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The Grand Cherokee is one of the most popular midsize SUVs. This versatile vehicle can easily go from suburban streets to wilderness trails. But a new Jeep SUV isn’t cheap. So, if you’re considering a used model, specifically a 2016 Jeep Grand Cherokee, be aware of its top three problems and how much they cost to fix.

What are the 3 biggest 2016 Jeep Grand Cherokee problems?

2016 Jeep Grand Cherokee Limited SUV
2016 Jeep Grand Cherokee Limited | Stellantis

According to, these 2016 Jeep Grand Cherokee problems could cause the most trouble for owners:

  • Unintended acceleration
  • Warping and peeling leather trim
  • Improper shifting

They’re all significant issues, two of which directly affect the SUV’s operation. Let’s look at what to expect with each problem.

What’s the solution for unintended acceleration in this Jeep SUV?

2016 Jeep Grand Cherokee problems include shifting issues
2016 Jeep Grand Cherokee | Stellantis

Only one owner has reported unintended acceleration in the Grand Cherokee to, but that doesn’t discount the fact that this issue is scary. The owner said that after they shifted the SUV into reverse, it unexpectedly accelerated without their pressing the gas pedal. It caused more than $5,500 worth of damage to the vehicle when it hit a parking pillar.

So far, no fix has been offered for unintended acceleration, possibly because it has affected only a tiny number of Jeep SUVs. Unfortunately, the expected cost to fix this problem is about $8,000, and it can happen early in the ownership period at 2,000 miles. This is the most severe of the 2016 Jeep Grand Cherokee problems but is the rarest of the top three issues.

Where is the leather a problem in the 2016 Jeep Grand Cherokee?

2015-2016 Jeep Grand Cherokee problems include dashboard leather peeling
2016 Jeep Grand Cherokee dashboard | Stellantis

Many owners report the leather covering the dashboard begins to unglue and form wrinkles or bubbles. Eventually, the leather warps or peels across the entire dashboard, making an otherwise high-end SUV look like a junkyard car. This problem typically appears around 60,000 miles in 2011 to 2014 Grand Cherokee models with leather interiors, such as the Overland and Limited trims. However, owners of 2016 models have also reported the issue in their SUVs.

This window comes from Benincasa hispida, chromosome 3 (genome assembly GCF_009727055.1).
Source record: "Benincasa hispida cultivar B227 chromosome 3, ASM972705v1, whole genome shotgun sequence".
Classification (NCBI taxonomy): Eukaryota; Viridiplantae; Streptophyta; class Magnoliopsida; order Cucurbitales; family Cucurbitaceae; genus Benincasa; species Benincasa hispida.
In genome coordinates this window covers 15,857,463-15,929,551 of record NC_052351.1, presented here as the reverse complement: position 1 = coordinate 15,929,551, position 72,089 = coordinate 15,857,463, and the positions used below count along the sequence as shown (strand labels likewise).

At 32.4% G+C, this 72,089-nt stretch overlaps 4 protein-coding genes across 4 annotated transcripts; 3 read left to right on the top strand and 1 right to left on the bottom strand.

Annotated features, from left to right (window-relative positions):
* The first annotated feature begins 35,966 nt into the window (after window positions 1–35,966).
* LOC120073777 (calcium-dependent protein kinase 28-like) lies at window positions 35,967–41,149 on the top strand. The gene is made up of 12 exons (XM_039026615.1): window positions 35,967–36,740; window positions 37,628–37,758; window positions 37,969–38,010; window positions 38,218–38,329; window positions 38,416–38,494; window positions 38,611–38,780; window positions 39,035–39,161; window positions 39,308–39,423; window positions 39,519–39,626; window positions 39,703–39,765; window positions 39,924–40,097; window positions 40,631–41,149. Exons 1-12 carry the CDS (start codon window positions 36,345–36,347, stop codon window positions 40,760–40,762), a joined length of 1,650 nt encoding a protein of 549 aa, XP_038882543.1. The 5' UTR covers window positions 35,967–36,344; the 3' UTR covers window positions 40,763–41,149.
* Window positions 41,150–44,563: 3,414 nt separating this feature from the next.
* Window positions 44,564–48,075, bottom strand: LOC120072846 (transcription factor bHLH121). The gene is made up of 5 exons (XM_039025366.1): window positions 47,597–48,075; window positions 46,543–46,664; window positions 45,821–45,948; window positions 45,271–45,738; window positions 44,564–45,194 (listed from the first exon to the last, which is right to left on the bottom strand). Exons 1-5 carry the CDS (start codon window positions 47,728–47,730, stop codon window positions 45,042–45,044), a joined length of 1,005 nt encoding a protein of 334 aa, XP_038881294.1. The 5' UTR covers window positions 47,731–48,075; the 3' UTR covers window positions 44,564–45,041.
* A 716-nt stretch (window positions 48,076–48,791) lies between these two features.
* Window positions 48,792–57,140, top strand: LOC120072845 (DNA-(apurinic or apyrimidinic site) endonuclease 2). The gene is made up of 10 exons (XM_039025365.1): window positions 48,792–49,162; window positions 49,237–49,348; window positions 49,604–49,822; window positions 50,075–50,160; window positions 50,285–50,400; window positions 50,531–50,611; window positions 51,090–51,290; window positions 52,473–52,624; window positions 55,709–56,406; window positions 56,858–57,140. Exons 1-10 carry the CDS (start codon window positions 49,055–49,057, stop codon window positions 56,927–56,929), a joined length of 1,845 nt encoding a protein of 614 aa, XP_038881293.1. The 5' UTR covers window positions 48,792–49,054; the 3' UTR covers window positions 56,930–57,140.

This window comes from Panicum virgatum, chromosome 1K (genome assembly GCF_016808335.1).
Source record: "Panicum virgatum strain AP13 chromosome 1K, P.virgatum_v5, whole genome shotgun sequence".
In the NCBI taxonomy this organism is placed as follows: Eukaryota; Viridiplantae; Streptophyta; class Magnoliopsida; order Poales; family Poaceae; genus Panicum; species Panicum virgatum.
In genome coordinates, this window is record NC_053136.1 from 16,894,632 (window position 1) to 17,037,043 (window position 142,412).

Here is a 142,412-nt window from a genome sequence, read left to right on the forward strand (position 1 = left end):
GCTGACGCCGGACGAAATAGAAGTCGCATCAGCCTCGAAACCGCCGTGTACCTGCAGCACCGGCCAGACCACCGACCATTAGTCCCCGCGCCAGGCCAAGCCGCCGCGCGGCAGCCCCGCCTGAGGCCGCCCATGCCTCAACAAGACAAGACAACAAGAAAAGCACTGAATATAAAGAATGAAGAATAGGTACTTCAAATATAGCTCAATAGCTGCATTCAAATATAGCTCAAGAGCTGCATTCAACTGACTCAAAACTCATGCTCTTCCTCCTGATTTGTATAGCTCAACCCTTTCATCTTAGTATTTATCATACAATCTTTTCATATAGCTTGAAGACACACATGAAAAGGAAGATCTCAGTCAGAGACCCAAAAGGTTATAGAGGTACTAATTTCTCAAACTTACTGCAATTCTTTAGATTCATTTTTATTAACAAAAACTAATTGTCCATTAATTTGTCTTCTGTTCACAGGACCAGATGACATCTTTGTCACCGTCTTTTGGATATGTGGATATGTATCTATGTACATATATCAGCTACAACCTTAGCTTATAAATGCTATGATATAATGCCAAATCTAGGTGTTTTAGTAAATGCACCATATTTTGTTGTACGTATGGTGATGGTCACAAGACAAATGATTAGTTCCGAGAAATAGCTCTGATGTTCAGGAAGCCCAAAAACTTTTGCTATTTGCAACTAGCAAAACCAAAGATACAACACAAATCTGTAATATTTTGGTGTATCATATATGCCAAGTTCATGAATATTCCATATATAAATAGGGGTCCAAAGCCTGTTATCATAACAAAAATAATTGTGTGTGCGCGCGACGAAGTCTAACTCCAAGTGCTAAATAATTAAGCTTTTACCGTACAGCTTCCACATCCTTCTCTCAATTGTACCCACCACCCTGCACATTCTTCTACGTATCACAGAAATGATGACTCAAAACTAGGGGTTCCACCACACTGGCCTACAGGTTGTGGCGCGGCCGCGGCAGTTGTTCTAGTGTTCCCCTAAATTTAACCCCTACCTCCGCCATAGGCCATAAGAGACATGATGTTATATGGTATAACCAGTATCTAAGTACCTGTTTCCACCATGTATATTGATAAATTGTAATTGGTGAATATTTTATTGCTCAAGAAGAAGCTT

In addition, one owner claimed the warped leather didn’t allow the passenger airbag to deploy correctly. Loose leather covering might not seem like a safety issue. Indeed, “The National Highway Traffic Safety Administration (NHTSA) won’t investigate the problem because it doesn’t pose a ‘safety’ risk,” reports.

Furthermore, owners say the automaker and dealerships won’t pay to replace the leather because the vehicle is out of warranty. “The dash itself will probably run you around $1,100, and that doesn’t include the labor involved,” says.

How can you fix a Grand Cherokee that won’t shift properly?

Improper shifting is a safety issue, so you might think it’s more severe than warped leather. However, it ranks lower on the severity scale. That’s probably because the cost to replace the ignition coil is about $250, making this an affordable fix for the 2016 Jeep Grand Cherokee. Still, the problem occurs at an average of only 13,450 miles.

Two owners reporting this problem said they trained their feet to work with the faulty shift. At best, that’s a temporary fix to what could be a permanent problem in affected Jeep SUVs. Some owners have claimed it’s a recurring issue their dealerships won’t help solve.